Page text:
Yes it’s been a while since the last episode of REMOTE, but I’ve been working on an exciting new extension of this series, to be announced later this week. In the meantime, let’s catch up with the TSO’s Associate Principal Trombonist who, if you live in the Annex, you might have heard playing her instrument as a tribute to frontline workers during the pandemic.
How have you been coping through the lockdown?
Some days I feel like I’m coping fantastically; adapting to the new normal, loving the freedom of days and weeks to myself. And then I’ll be thrown by something as simple as a trip to the grocery store or listening to a recording of a Mahler symphony that I was expecting to perform this spring and the stress, uncertainty and grief takes me out for half a day or more. Thankfully I’m stuck at home with someone with whom I adore spending time, and we are tackling this crazy time together. All things considered I’m doing great.
I’ve had three months of free time, although there suddenly seems to be a flurry of activities — TSO recording projects, judging the Online Trombone Competition, planning future projects with the Canadian Trombone Quartet and even attempting some video editing for my University of Toronto Trombone Choir. I have watched surprisingly little television — the days always seem to fill themselves up somehow! I’ve planted quite a full garden of herbs and veggies, and anyone who’s friends with me on Facebook knows I’ve been having a blast in the kitchen! We’ve been cooking everything on our bucket list, from bagels and cinnamon buns to Japanese curry and shabu shabu to homemade pasta, spätzle and sourdough. I have a great workout app, Sweat, which adapted all its workouts for people stuck at home with minimal equipment, and luckily I enjoy jogging, and have been exploring the beautiful network of ravines in Toronto.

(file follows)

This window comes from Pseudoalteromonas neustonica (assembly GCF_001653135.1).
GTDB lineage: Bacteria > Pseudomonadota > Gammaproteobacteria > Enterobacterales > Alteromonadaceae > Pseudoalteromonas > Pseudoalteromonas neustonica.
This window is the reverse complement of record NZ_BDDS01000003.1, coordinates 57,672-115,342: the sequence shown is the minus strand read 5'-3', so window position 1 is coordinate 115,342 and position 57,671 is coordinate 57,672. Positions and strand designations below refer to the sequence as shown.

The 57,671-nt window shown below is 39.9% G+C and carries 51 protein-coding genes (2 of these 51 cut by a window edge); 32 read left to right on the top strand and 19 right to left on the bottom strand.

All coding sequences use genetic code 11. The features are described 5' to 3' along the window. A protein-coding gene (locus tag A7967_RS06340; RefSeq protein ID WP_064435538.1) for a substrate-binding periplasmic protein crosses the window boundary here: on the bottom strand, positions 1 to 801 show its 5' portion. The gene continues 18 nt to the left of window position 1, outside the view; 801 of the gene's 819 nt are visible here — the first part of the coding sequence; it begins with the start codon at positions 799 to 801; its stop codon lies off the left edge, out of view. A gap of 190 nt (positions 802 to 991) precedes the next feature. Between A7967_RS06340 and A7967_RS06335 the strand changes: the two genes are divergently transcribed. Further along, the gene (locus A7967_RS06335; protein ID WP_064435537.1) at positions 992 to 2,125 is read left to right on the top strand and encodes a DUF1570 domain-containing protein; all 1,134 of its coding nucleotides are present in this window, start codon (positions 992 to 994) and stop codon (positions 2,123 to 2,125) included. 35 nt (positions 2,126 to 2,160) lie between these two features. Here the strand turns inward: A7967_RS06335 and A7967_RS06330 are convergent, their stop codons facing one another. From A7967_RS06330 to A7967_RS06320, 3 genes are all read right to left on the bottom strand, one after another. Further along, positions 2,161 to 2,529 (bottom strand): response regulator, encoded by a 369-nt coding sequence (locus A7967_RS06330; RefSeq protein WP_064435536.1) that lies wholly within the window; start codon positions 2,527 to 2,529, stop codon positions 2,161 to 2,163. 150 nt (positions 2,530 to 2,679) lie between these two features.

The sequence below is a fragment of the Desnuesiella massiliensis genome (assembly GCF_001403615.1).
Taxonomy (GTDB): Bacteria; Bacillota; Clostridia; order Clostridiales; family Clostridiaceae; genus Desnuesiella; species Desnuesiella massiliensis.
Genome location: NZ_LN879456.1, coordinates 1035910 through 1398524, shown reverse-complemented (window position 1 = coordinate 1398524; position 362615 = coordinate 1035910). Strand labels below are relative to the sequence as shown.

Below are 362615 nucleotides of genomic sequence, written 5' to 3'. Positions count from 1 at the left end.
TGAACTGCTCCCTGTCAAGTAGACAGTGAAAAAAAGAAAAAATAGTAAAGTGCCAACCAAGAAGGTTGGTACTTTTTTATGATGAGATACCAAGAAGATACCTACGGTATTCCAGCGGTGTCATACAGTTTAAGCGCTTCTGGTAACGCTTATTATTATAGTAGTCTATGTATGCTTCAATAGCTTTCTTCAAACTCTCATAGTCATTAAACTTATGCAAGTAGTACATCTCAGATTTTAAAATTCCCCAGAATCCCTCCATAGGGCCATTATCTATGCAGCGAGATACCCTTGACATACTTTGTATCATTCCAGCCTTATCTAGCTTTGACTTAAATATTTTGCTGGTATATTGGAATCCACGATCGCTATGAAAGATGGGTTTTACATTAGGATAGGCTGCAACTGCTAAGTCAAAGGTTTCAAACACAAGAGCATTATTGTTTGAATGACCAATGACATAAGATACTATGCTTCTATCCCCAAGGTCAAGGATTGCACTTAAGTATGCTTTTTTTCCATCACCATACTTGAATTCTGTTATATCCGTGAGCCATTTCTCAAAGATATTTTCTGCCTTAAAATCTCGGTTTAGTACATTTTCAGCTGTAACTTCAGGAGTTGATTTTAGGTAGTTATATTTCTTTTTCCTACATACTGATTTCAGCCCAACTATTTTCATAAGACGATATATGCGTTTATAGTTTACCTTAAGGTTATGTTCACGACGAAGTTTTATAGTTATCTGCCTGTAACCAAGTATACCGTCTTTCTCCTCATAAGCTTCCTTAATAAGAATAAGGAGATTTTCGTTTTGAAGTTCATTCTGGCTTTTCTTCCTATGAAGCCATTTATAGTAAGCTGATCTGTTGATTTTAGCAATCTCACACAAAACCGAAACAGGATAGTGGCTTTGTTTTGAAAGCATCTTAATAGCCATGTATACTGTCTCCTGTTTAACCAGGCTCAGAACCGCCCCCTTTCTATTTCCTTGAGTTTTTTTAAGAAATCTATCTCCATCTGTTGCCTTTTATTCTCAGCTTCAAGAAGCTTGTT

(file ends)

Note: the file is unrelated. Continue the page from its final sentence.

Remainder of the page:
One of the most amazing things to come out of this pandemic for me is our neighbourhood band. I’ve lived in the Annex for a year and a half and hadn’t met any neighbours, but one family of brass players started coming out on their porch to play a song for frontline workers every evening. We dropped our cocktails and ran down the street to join them, and it stuck! We are now nearing 100 consecutive evenings. We’ve missed a couple here and there but the family band, Horn on the Cob, has performed a new arrangement every single night with friends and neighbours coming out to cheer them on. The nightly concerts have given us a tiny bit of structure to our days, and more importantly, have brought us a lot closer to our neighbours. (But not too close! Social distancing measures observed!)
What do you miss the most about your job?
Playing incredible music with some of the best musicians in the country. Being the third in a chord. I get to play with such an amazing low brass section and I miss those guys.
What are you watching, reading, listening to?
If you’re looking for a great show to watch, I would highly recommend Norsemen, Letterkenny, The Great and maybe my favourite, Broad City. For me, comedy is great at the end of the day to take the edge off, along with one of my newly discovered cocktail recipes, the Brooklyn.
Words of wisdom that have helped you get through this pandemic?
Find yourself a great therapist! Or, pick up the phone and call a friend you haven’t caught up with in a while, even if it’s been years — you will make their day. And right now we all need to help make each other’s days a little brighter.
For more chats with artists in social isolation, read on HERE.
- THE REMOTE PODCAST | Conductor Daniel Bartholomew-Poyser On The Cultural Changes Taking Place In Orchestras - November 23, 2020
- THE REMOTE PODCAST | Catching Up With Tapestry Opera’s Savvy Artistic Director Michael Mori - November 6, 2020
- REMOTE | Diane Leung: ‘This Is The Time Where We Are Forced To Grow And Change’ - October 22, 2020